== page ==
CurrentSpriteBatch->Begin();

CurrentSpriteBatch->Draw(
    m_backgroundBlockA.Get(),
    float2(Manager->m_windowBounds.Width / 2, m_backgroundPositionA),
    PositionUnits::DIPs,
    m_screenSize,
    SizeUnits::Pixels);

CurrentSpriteBatch->Draw(
    m_backgroundBlockB.Get(),
    float2(Manager->m_windowBounds.Width / 2 ,m_backgroundPositionB),
    PositionUnits::DIPs,
    m_screenSize,
    SizeUnits::Pixels);

if (m_showBear->IsLoaded)
    m_showBear->Render();

if (m_showMonster->IsLoaded)
    m_showMonster->Render();

CurrentSpriteBatch->Draw(
    m_overlayA.Get(),
    float2(Manager->m_windowBounds.Width/2, m_backgroundPositionA),
    PositionUnits::DIPs,
    m_screenSize,
    SizeUnits::Pixels);

CurrentSpriteBatch->Draw(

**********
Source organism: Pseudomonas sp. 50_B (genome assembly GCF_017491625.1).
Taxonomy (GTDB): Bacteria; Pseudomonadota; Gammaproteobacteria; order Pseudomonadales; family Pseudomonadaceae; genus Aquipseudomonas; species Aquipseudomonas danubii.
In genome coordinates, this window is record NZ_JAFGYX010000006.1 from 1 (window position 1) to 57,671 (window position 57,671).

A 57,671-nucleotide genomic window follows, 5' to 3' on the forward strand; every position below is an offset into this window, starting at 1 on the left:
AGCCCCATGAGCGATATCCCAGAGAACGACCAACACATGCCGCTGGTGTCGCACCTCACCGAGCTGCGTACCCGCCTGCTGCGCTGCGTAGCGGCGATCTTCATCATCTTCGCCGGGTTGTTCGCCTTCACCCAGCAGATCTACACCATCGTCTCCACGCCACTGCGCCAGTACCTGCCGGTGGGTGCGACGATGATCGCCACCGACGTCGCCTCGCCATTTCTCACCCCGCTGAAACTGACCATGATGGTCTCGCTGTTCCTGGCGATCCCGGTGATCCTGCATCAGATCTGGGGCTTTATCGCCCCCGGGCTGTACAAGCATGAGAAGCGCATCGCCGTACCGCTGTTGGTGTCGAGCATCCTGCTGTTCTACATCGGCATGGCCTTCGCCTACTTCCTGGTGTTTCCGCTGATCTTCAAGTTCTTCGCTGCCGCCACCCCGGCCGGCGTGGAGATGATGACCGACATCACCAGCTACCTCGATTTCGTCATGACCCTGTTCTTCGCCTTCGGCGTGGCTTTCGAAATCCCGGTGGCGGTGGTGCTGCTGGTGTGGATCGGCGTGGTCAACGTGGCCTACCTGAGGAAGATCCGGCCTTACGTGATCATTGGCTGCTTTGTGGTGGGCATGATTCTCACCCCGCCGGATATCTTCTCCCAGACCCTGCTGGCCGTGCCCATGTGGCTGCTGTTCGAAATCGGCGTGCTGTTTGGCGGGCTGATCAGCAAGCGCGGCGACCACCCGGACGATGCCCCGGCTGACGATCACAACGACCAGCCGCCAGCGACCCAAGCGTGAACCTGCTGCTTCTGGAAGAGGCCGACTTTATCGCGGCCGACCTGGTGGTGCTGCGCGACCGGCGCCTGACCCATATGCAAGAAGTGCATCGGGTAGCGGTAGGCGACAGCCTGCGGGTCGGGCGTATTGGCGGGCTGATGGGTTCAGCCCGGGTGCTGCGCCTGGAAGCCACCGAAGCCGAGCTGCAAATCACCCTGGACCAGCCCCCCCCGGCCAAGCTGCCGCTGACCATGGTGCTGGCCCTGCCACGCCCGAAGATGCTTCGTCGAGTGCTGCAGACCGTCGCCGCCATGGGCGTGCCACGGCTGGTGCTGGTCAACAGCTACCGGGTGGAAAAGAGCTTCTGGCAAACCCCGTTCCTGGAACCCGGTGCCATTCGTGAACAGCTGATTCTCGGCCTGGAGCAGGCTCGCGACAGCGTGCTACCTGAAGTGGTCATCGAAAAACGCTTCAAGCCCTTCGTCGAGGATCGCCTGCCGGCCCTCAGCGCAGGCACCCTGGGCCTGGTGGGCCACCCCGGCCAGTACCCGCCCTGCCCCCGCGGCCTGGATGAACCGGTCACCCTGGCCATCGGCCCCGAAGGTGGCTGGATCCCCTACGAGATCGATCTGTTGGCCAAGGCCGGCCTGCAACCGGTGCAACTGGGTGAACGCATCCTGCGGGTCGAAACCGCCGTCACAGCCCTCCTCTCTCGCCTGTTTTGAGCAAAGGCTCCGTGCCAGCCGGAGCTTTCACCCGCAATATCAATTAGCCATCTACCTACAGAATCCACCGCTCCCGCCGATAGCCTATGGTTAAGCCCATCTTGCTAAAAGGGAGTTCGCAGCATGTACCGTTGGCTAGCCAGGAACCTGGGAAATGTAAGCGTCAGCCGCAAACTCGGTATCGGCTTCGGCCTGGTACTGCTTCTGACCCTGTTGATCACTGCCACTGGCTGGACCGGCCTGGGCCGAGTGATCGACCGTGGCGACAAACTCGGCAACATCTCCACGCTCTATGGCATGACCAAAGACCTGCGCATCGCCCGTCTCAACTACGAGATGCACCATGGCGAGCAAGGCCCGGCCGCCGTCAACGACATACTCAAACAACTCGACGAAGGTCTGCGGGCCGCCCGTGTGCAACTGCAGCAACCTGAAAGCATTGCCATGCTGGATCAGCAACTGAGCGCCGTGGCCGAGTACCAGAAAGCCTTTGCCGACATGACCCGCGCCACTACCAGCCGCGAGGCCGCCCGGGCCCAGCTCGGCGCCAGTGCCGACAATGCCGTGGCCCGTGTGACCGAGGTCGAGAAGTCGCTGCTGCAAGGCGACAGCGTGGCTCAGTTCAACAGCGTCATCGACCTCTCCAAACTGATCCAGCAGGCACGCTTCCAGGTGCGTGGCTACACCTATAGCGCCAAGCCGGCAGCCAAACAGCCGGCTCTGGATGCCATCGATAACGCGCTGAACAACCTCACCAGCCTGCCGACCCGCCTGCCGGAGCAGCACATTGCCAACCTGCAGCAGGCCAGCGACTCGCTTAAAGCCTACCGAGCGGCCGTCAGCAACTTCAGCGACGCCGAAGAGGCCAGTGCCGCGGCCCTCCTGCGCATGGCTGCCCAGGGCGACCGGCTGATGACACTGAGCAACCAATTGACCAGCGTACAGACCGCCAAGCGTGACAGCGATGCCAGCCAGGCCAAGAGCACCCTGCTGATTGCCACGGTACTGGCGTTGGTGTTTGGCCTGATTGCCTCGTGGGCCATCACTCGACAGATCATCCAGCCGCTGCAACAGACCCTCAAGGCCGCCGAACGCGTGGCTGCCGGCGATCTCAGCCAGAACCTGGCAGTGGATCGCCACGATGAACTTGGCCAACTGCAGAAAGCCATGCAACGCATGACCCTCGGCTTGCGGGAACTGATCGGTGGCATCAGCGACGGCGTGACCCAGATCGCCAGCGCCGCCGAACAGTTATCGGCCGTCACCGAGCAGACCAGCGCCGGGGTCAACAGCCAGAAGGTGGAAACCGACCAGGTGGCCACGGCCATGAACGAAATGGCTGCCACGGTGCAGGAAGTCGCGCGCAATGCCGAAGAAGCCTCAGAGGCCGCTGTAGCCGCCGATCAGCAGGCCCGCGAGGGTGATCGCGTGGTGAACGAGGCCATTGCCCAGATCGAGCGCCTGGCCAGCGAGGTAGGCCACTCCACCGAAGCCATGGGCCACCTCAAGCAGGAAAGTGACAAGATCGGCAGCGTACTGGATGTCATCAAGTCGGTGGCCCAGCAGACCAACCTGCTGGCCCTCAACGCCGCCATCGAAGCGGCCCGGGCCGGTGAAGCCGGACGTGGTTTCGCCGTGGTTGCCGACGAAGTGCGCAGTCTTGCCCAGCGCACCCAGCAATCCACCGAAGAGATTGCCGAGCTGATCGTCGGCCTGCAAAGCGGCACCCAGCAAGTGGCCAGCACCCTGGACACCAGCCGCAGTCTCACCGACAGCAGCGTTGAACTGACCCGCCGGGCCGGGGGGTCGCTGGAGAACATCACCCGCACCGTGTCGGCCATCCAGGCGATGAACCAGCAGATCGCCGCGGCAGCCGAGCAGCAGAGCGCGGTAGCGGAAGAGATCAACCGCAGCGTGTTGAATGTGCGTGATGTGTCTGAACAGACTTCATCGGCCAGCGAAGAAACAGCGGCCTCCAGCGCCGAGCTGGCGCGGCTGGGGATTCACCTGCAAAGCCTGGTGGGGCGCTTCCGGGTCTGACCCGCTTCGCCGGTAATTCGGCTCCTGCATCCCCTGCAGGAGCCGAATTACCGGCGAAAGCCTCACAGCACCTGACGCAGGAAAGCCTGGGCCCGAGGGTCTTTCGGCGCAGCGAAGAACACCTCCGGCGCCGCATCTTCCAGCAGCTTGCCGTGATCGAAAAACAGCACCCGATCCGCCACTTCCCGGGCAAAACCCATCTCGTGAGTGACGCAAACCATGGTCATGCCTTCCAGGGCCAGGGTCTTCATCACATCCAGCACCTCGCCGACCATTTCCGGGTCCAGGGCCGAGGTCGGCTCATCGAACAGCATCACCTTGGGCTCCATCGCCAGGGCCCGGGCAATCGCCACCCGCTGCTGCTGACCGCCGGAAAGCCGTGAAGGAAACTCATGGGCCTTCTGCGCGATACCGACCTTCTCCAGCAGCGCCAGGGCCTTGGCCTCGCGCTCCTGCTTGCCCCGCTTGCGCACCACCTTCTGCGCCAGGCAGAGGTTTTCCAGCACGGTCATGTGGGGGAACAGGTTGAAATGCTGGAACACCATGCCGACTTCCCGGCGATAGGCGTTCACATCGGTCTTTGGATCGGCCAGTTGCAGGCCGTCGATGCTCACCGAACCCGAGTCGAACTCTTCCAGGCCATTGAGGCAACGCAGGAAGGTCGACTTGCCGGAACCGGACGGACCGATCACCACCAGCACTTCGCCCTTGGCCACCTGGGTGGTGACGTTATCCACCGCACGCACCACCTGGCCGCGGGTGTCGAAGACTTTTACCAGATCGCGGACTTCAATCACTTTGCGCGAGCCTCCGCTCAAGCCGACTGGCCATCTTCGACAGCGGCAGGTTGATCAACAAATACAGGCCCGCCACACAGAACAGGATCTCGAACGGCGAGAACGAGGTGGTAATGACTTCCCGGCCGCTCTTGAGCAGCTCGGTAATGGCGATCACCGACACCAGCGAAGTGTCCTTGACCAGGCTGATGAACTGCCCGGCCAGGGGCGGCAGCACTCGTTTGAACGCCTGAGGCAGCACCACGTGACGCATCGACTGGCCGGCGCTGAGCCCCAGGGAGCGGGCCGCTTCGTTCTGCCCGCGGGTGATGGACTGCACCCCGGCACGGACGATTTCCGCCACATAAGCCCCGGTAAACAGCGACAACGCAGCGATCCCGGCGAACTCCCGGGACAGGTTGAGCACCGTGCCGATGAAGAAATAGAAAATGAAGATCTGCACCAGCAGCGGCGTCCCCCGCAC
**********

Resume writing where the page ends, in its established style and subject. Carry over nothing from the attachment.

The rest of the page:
m_overlayB.Get(),
    float2(Manager->m_windowBounds.Width / 2 ,m_backgroundPositionB),
    PositionUnits::DIPs,
    m_screenSize,
    SizeUnits::Pixels);

CurrentSpriteBatch->End();

The current overloaded Draw call gets the following items:

  • The texture object
  • The position where the object has to be drawn on the screen
  • The way the object is positioned (can also be a normalized value or a pixel value)
  • The size of the texture (stretching may occur)
  • The type of the size value (in this case, I am using pixels, but can also be normalized)

The order in which the Draw calls are arranged determines the order of objects drawn on the screen. The calls on top will place texture objects at the bottom of the rendering stack, and the calls at the end will place the objects at the top of the stack.

The Gameplay Screen Background & Overlays

Let’s move on to the arguably most critical screen in the project, GamePlayScreen.cpp. There are a few nuances that differentiate it from any other screen—in particular, the background loading routine.